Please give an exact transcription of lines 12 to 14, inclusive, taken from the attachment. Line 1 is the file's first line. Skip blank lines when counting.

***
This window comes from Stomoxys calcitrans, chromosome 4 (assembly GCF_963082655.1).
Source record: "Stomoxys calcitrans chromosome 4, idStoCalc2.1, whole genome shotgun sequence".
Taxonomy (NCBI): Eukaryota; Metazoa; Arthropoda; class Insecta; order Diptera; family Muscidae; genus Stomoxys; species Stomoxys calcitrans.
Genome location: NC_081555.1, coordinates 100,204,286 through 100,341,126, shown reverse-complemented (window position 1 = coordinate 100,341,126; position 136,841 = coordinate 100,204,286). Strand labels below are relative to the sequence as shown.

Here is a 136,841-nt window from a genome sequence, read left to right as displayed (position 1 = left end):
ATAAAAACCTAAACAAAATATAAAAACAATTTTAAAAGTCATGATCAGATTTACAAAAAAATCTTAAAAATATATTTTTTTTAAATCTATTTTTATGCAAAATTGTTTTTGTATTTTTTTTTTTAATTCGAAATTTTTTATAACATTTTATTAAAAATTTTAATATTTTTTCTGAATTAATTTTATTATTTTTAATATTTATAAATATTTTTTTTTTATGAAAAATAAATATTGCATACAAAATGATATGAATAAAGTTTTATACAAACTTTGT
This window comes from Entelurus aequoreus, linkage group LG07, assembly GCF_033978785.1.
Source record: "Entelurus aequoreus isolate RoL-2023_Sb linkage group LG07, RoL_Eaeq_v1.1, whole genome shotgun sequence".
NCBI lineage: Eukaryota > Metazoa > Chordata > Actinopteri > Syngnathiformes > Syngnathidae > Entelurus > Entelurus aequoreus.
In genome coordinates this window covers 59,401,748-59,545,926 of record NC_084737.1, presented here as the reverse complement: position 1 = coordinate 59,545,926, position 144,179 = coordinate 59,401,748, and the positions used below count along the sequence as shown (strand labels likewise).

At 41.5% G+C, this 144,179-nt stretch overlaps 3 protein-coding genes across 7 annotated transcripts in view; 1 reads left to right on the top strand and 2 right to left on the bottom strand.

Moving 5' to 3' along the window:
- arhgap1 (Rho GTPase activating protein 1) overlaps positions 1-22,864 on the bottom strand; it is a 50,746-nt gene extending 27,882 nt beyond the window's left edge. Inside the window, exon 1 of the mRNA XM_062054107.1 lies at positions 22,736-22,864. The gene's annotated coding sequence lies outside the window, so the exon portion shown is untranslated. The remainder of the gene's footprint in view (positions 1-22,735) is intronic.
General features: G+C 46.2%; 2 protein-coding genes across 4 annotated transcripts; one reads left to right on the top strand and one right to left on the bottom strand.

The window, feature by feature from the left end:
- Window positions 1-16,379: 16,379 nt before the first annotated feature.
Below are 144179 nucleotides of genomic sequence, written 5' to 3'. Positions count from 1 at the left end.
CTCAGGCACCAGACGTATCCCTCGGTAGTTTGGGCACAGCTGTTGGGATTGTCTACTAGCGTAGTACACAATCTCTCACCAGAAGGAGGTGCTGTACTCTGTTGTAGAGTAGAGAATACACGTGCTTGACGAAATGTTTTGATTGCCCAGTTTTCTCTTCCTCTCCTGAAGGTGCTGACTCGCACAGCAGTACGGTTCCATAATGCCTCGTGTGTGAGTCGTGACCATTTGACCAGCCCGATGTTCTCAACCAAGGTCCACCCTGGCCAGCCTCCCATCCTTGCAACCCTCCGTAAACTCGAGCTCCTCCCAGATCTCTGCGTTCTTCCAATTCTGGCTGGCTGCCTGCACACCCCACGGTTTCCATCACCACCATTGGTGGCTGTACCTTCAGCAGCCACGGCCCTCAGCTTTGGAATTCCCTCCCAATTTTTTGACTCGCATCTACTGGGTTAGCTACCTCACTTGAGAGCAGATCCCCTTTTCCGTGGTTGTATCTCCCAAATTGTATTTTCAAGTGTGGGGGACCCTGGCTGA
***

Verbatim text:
Moving 5' to 3' along the window:
- arhgap1 (Rho GTPase activating protein 1) overlaps positions 1-22,864 on the bottom strand; it is a 50,746-nt gene extending 27,882 nt beyond the window's left edge. Inside the window, exon 1 of the mRNA XM_062054107.1 lies at positions 22,736-22,864. The gene's annotated coding sequence lies outside the window, so the exon portion shown is untranslated. The remainder of the gene's footprint in view (positions 1-22,735) is intronic.
General features: G+C 46.2%; 2 protein-coding genes across 4 annotated transcripts; one reads left to right on the top strand and one right to left on the bottom strand.